This is the second bull signal since the most recent leg up began last autumn. The one completed signal yielded 20.8% in a 70-day lifespan. Since the prior major low, in August 2011, the stock has completed five breakouts to the upside, all of them profitable, with a 4.1% average yield over an average lifespan of 38 days.

If I had no collateral information about the mood of the market and the state of the economy, my greatest concern about SEP would be that it had gone too far too fast. However, I've never found that to be an entirely persuasive argument. It seems like trying to guess how high up is; all I can do is point dumbly.

SEP was one of six symbols to survive my initial screening. (See "Thursday's Prospects" posted last night.)

Of the other bull breakouts, SCSS is in a downtrend, GBCI had unprofitable historical odds and PTNR had lower liquidity than SEP has.

Of the bear breakouts, MCP's near-term chart is arguably a correction with an uptrend (but it's ambiguous),  NFX has unprofitable odds and CCJ, while profitable, has shown low yields.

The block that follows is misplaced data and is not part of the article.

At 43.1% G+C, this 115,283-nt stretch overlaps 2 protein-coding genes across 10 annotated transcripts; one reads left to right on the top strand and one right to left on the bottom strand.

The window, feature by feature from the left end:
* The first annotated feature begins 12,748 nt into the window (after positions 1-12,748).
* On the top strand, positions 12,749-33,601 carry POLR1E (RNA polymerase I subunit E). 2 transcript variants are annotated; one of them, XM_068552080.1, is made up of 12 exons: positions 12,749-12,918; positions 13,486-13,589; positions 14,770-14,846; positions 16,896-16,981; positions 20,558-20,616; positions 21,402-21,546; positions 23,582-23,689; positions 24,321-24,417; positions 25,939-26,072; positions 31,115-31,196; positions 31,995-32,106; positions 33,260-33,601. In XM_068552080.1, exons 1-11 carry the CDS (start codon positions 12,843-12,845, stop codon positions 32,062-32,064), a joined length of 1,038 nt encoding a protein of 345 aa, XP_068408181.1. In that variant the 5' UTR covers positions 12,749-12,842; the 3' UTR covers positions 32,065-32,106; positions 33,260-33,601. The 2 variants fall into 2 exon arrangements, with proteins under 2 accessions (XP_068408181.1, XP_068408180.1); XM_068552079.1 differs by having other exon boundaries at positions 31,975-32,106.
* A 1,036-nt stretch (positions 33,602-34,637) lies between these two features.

Spectra Energy, headquartered in Houston, Texas, transports natural gas, operating 3,200 miles of pipeline in the southeastern United States, in addition to storage facilities able to hold 57 billion cubic feet of gas.

The analysts following the stock are universally unenthusiastic about its prospects. Seriously so. Their enthusiasm rating stands at negative 100%.

That's hard to understand, given Spectra Energy's financials. The company reports return on equity of 12% with long-term debt amounting to 41% of equity. The debt is higher than I like but is far below crippling levels.